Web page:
Final roster cuts this year are scheduled for Saturday, September 2nd. Prior to 4:00 p.m. ET, teams must reduce rosters in one fell swoop from the current 90 to a maximum of 53 players on the Active/Inactive List.
The Cowboys have traditionally been very busy working the phones during and after roster cuts as they've looked to trade or add players.
- In 2013, a trade didn't materialize until after final roster cuts when the Cowboys traded for LB Edgar Jones from the Kansas City Chiefs on the day after final roster cuts. They then followed that up by trading DT Sean Lissemore to San Diego and TE Dante Rosario to Chicago the next day, both for seventh-round picks.
- In 2014, they traded DE Ben Bass to New England for CB Justin Green in mid-August and traded for DE Lavar Edwards on the day of final roster cuts for a conditional seventh-round pick.
- In 2015, the Cowboys acquired RB Christine Michael in a trade with Seattle for a conditional seventh-round pick after final roster cuts and traded for Oakland WR Brice Butler a week later.
- Last year, Denver contacted Dallas to try to trade Mark Sanchez prior to final roster cuts, but the Cowboys didn't budge, though they reacted quickly once the Broncos cut Sanchez.
Minutes after NFL Network's James Palmer reported that the veteran passer had been released by the Denver Broncos, the quarterback-needy Cowboys swooped in to announce that Sanchez had signed a deal with Dallas.
None of these trades delivered world-beaters to Dallas. In fact, outside of Brice Butler, none of the players acquired in the last four years lasted more than a season in Dallas, and the acquired picks haven't paid off either: The Dante Rosario pick was used to trade up for Devin Street, and the Sean Lissemore pick was used on Mark Nzeocha, who hasn't (yet) lit up the world.
But expecting world-beaters from these types of trades is not realistic anyway. These trades are about churning the bottom of the roster.
Which is why Will McClay and the rest of the front office are probably busy right now trying to line up a few trades in an effort to perhaps get better value for some of the bubble players they've penciled in for the 53-man roster.
With that in mind, there are a number of positions the Cowboys could look at in potential trade scenarios:
- The Cowboys have four running backs in Ezekiel Elliott, Alfred Morris, Darren McFadden, and Rod Smith. With Elliott's appeal hearing scheduled for Tuesday, the Cowboys may soon have clarity on Elliott's availability this season, which in turn will drive their roster choices at RB. Alfred Morris (who's been presented on a silver platter during the preseason games: 30 runs with a 5.3-yard average) or Darren McFadden (20 runs, 5.1-yard average) offer value in a trade scenario.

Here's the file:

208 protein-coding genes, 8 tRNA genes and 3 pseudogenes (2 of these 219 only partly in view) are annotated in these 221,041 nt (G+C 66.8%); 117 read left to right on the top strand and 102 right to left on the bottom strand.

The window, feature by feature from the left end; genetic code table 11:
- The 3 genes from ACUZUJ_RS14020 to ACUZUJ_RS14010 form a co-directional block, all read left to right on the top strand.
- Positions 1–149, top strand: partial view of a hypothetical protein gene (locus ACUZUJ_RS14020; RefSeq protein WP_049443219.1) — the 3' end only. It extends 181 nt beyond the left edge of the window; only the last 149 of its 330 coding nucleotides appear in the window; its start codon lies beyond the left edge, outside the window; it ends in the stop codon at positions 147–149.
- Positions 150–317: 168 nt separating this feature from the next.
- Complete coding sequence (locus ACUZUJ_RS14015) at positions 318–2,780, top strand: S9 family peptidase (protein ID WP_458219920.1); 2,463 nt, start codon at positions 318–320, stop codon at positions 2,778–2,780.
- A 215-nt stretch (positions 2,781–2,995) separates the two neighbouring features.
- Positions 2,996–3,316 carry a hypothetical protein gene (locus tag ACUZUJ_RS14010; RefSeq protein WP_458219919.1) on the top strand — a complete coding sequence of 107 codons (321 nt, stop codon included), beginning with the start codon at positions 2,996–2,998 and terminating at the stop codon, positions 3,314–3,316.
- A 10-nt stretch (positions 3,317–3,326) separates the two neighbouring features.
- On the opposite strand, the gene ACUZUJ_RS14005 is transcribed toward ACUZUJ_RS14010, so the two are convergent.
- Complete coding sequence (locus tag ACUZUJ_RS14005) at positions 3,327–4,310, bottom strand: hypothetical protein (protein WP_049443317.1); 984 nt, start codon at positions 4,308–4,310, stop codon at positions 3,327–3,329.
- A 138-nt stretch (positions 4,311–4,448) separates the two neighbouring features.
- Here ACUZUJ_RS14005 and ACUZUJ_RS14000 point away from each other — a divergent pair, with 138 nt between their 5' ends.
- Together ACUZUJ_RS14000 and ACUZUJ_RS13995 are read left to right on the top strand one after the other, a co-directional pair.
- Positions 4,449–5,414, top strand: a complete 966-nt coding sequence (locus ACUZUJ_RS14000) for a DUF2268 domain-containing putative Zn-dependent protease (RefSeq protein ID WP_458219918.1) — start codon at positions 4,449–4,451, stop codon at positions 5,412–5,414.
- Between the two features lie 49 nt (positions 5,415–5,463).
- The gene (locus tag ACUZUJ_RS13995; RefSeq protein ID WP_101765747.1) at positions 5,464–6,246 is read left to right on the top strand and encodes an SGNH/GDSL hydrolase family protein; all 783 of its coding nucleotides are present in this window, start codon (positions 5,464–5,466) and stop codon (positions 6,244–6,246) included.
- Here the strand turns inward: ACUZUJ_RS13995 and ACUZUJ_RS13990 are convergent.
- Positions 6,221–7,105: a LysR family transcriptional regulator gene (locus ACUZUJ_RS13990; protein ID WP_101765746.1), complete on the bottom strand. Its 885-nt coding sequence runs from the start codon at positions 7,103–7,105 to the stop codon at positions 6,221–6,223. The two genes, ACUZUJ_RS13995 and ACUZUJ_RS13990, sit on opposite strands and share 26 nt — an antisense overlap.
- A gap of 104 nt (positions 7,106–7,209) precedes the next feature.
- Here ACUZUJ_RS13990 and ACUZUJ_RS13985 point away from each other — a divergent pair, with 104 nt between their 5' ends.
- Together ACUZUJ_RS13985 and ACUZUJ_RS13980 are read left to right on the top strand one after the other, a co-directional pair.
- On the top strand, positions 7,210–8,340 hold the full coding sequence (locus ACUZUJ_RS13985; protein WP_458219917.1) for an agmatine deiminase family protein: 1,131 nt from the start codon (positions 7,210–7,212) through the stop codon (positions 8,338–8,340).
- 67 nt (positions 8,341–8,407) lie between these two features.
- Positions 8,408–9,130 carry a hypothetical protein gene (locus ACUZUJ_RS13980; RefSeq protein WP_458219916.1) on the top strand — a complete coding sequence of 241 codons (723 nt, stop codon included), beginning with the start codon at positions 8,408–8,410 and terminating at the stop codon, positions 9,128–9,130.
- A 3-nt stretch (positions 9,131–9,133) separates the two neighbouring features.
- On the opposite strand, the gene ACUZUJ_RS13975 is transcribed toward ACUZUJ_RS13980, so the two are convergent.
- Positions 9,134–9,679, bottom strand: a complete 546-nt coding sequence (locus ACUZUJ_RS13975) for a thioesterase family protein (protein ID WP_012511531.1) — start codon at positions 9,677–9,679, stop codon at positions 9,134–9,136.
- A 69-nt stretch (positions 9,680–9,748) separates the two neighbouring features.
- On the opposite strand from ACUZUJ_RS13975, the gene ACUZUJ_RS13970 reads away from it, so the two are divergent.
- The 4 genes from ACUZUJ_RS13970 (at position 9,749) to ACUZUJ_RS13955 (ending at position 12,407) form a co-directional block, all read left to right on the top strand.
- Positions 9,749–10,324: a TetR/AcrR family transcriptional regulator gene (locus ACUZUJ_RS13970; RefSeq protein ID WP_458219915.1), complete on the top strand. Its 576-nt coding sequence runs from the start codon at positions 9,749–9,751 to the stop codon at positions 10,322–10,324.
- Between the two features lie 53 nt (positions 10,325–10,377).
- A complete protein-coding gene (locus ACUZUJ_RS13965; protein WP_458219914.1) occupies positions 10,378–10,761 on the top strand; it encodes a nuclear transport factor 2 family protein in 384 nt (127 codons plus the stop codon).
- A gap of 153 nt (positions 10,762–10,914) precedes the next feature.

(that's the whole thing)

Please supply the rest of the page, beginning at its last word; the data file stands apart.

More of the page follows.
- The Cowboys' second-team O-line looked better than many first-team O-lines in preseason action. The Cowboys may not have enough room keep all the players they have, and tenured backups like Byron Bell, Joe Looney, or Emmett Cleary and the loser of the left guard competition (Jonathan Cooper/Chaz Green) might be of interest to somebody.
- The Cowboys have four wide receivers returning from last year (Dez Bryant, Terrance Williams, Cole Beasley, Brice Butler), and have three receivers looking for roster spots (Ryan Switzer, Noah Brown, Andy Jones). What if the Cowboys decided to make room for the younger players by offering up Cole Beasley or Brice Butler in a trade?
Those are just a few random hypotheticals, and the Cowboys could be looking to trade any of these players for future draft picks, or to use them in player-for-player trades that would bring in a pass rusher or perhaps a defensive back to Dallas. We know that they were interested enough in Kony Ealy to put in a waiver wire claim, but not interested enough to swing a trade.
An equally likely scenario is that the Cowboys could be looking to invest one of their many picks from the 2018 draft a little early.
As it currently stands, the Cowboys will get four comp picks in the 2018 draft, likely a fourth-round pick, two fifth-rounders, and one sixth-round pick. Add their six regular picks and the Cowboys could have a total of 10 picks in 2018, including two fifth-rounders, two sixth-rounders and one seventh-rounder.
Given the trouble of finding roster spots for their late-round picks and UDFAs this year, I wonder if the Cowboys would be better served by investing one of those 2018 late-round picks in a trade this year rather than spending it on a rookie next year who might not even make final roster cuts.